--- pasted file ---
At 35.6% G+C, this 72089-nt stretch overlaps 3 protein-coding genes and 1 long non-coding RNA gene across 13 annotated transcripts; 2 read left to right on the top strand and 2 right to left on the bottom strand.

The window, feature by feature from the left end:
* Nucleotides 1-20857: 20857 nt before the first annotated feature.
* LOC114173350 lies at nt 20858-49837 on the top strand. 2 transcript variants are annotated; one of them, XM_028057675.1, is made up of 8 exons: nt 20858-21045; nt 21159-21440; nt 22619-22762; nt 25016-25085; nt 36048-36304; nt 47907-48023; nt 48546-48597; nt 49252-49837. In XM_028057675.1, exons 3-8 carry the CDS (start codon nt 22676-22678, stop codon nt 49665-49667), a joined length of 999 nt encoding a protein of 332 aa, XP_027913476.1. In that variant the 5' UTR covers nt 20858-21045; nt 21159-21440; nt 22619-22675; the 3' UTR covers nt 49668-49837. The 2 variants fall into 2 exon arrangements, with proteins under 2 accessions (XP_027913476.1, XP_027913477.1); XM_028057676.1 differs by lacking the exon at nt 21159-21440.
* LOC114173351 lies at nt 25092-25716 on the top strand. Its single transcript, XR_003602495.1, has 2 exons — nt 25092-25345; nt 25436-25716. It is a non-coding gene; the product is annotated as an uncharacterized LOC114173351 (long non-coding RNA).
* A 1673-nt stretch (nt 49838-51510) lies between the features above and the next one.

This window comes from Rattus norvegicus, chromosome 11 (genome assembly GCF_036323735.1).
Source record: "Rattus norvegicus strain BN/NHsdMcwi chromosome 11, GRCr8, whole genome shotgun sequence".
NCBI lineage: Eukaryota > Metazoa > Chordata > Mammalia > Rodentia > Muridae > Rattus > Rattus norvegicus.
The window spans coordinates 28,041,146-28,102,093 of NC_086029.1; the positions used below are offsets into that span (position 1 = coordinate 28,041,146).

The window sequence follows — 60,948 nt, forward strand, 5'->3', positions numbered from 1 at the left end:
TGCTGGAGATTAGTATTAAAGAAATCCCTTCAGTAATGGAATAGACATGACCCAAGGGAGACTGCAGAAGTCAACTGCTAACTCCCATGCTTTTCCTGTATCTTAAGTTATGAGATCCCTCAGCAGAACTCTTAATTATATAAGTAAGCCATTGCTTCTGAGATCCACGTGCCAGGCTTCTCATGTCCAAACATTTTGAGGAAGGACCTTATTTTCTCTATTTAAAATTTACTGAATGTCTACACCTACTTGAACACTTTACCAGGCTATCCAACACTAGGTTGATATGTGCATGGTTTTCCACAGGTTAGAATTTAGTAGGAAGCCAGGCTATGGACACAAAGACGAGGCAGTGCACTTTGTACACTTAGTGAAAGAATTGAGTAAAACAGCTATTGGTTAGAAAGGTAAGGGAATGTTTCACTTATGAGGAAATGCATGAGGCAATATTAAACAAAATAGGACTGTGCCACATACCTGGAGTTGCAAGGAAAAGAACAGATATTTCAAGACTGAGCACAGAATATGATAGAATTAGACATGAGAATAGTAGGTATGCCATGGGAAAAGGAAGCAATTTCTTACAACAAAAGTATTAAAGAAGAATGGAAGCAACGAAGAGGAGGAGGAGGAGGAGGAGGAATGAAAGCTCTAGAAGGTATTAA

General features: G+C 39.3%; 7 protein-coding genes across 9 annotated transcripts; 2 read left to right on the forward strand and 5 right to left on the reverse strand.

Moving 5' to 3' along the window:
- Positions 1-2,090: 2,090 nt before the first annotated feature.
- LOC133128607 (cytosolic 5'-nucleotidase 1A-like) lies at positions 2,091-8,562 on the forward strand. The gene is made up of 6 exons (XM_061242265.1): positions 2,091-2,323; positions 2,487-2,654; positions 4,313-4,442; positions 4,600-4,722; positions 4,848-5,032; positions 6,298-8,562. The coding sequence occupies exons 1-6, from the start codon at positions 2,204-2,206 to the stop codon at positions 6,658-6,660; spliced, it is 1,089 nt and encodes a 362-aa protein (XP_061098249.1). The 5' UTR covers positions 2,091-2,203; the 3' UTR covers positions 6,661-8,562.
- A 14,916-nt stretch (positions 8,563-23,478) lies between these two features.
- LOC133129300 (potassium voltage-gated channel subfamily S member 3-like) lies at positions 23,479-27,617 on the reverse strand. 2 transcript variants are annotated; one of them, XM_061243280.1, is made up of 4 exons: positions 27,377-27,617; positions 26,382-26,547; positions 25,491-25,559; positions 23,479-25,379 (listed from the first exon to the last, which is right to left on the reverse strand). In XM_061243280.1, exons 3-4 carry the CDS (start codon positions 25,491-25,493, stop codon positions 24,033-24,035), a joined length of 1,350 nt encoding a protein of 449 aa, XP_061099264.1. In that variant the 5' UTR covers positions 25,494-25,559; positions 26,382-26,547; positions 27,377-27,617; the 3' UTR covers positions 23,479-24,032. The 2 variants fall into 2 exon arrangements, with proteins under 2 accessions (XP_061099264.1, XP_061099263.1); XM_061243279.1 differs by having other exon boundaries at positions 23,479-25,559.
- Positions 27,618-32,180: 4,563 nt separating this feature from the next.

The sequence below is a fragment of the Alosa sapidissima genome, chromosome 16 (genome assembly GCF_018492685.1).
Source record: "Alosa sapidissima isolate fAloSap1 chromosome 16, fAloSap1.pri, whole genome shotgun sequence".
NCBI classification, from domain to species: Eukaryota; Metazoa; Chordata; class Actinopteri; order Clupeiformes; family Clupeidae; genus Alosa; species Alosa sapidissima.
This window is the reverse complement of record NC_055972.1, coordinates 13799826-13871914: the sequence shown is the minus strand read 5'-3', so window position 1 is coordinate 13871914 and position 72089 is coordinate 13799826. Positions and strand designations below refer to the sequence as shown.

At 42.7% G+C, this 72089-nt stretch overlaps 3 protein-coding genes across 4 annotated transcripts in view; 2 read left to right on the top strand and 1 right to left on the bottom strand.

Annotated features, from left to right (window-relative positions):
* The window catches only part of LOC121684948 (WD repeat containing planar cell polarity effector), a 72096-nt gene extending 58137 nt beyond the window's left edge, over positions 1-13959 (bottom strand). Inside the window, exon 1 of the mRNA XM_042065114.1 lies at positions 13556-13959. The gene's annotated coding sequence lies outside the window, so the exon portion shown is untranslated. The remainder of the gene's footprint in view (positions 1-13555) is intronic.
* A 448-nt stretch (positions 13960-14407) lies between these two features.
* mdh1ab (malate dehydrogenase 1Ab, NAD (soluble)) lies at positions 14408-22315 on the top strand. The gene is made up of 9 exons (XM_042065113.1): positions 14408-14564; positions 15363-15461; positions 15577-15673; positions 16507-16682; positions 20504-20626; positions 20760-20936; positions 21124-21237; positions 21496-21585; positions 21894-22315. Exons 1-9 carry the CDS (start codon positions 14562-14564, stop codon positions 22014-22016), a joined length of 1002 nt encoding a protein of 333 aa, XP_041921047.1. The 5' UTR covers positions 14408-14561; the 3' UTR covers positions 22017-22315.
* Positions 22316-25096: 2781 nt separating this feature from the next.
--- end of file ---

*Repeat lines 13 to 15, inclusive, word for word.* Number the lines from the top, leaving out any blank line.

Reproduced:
General features: G+C 39.3%; 7 protein-coding genes across 9 annotated transcripts; 2 read left to right on the forward strand and 5 right to left on the reverse strand.

Moving 5' to 3' along the window:
- Positions 1-2,090: 2,090 nt before the first annotated feature.